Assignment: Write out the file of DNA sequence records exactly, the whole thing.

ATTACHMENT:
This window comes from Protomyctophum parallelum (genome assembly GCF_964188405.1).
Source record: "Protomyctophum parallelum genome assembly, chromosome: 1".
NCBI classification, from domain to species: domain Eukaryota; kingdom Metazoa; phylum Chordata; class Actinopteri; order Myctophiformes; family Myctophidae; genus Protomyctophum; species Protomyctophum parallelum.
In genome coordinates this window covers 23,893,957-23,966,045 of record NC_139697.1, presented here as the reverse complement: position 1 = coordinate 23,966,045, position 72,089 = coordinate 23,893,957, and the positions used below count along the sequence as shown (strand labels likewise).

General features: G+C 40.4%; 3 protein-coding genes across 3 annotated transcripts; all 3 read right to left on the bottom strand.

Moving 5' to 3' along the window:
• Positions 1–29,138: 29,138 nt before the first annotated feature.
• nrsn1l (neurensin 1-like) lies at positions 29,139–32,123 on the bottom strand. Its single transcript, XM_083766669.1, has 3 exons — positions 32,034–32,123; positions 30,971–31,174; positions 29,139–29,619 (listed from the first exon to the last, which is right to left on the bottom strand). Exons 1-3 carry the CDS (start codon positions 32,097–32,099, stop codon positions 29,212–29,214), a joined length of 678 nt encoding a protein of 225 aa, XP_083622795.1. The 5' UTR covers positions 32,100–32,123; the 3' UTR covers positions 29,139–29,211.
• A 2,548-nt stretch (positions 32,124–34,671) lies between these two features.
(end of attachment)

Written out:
This window comes from Protomyctophum parallelum (genome assembly GCF_964188405.1).
Source record: "Protomyctophum parallelum genome assembly, chromosome: 1".
NCBI classification, from domain to species: domain Eukaryota; kingdom Metazoa; phylum Chordata; class Actinopteri; order Myctophiformes; family Myctophidae; genus Protomyctophum; species Protomyctophum parallelum.
In genome coordinates this window covers 23,893,957-23,966,045 of record NC_139697.1, presented here as the reverse complement: position 1 = coordinate 23,966,045, position 72,089 = coordinate 23,893,957, and the positions used below count along the sequence as shown (strand labels likewise).

General features: G+C 40.4%; 3 protein-coding genes across 3 annotated transcripts; all 3 read right to left on the bottom strand.

Moving 5' to 3' along the window:
• Positions 1–29,138: 29,138 nt before the first annotated feature.
• nrsn1l (neurensin 1-like) lies at positions 29,139–32,123 on the bottom strand. Its single transcript, XM_083766669.1, has 3 exons — positions 32,034–32,123; positions 30,971–31,174; positions 29,139–29,619 (listed from the first exon to the last, which is right to left on the bottom strand). Exons 1-3 carry the CDS (start codon positions 32,097–32,099, stop codon positions 29,212–29,214), a joined length of 678 nt encoding a protein of 225 aa, XP_083622795.1. The 5' UTR covers positions 32,100–32,123; the 3' UTR covers positions 29,139–29,211.
• A 2,548-nt stretch (positions 32,124–34,671) lies between these two features.